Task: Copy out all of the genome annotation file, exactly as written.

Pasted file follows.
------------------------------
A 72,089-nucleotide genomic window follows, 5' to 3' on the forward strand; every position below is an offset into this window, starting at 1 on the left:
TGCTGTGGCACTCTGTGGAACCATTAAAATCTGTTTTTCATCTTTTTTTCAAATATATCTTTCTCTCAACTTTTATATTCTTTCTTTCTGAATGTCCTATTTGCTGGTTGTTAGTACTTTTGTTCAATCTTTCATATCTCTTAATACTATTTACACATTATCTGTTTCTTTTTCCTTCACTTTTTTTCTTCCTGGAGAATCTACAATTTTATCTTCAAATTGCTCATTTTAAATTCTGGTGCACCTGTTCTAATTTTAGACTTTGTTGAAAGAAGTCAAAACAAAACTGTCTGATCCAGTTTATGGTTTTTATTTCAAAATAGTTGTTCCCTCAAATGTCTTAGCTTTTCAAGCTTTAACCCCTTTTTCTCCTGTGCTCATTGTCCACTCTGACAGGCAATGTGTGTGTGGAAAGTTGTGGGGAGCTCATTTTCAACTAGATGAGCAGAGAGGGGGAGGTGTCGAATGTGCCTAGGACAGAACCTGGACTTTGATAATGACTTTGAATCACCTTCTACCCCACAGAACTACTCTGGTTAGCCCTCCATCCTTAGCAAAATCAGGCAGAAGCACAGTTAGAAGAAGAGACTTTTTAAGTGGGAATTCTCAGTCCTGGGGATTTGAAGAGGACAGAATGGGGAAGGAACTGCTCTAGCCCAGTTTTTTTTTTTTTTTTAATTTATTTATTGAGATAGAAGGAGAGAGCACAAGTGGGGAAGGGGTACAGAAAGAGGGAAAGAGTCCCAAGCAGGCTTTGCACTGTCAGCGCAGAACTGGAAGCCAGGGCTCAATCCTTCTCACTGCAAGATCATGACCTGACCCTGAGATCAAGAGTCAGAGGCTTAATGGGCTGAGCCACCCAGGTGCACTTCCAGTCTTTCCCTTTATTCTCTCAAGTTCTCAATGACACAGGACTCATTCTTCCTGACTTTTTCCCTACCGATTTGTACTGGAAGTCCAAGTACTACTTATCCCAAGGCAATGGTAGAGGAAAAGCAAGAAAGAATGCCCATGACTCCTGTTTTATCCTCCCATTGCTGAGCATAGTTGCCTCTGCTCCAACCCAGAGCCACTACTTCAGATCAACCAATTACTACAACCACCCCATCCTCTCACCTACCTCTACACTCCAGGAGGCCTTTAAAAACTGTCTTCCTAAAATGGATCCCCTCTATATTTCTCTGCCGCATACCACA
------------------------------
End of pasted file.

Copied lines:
A 72,089-nucleotide genomic window follows, 5' to 3' on the forward strand; every position below is an offset into this window, starting at 1 on the left:
TGCTGTGGCACTCTGTGGAACCATTAAAATCTGTTTTTCATCTTTTTTTCAAATATATCTTTCTCTCAACTTTTATATTCTTTCTTTCTGAATGTCCTATTTGCTGGTTGTTAGTACTTTTGTTCAATCTTTCATATCTCTTAATACTATTTACACATTATCTGTTTCTTTTTCCTTCACTTTTTTTCTTCCTGGAGAATCTACAATTTTATCTTCAAATTGCTCATTTTAAATTCTGGTGCACCTGTTCTAATTTTAGACTTTGTTGAAAGAAGTCAAAACAAAACTGTCTGATCCAGTTTATGGTTTTTATTTCAAAATAGTTGTTCCCTCAAATGTCTTAGCTTTTCAAGCTTTAACCCCTTTTTCTCCTGTGCTCATTGTCCACTCTGACAGGCAATGTGTGTGTGGAAAGTTGTGGGGAGCTCATTTTCAACTAGATGAGCAGAGAGGGGGAGGTGTCGAATGTGCCTAGGACAGAACCTGGACTTTGATAATGACTTTGAATCACCTTCTACCCCACAGAACTACTCTGGTTAGCCCTCCATCCTTAGCAAAATCAGGCAGAAGCACAGTTAGAAGAAGAGACTTTTTAAGTGGGAATTCTCAGTCCTGGGGATTTGAAGAGGACAGAATGGGGAAGGAACTGCTCTAGCCCAGTTTTTTTTTTTTTTTTAATTTATTTATTGAGATAGAAGGAGAGAGCACAAGTGGGGAAGGGGTACAGAAAGAGGGAAAGAGTCCCAAGCAGGCTTTGCACTGTCAGCGCAGAACTGGAAGCCAGGGCTCAATCCTTCTCACTGCAAGATCATGACCTGACCCTGAGATCAAGAGTCAGAGGCTTAATGGGCTGAGCCACCCAGGTGCACTTCCAGTCTTTCCCTTTATTCTCTCAAGTTCTCAATGACACAGGACTCATTCTTCCTGACTTTTTCCCTACCGATTTGTACTGGAAGTCCAAGTACTACTTATCCCAAGGCAATGGTAGAGGAAAAGCAAGAAAGAATGCCCATGACTCCTGTTTTATCCTCCCATTGCTGAGCATAGTTGCCTCTGCTCCAACCCAGAGCCACTACTTCAGATCAACCAATTACTACAACCACCCCATCCTCTCACCTACCTCTACACTCCAGGAGGCCTTTAAAAACTGTCTTCCTAAAATGGATCCCCTCTATATTTCTCTGCCGCATACCACA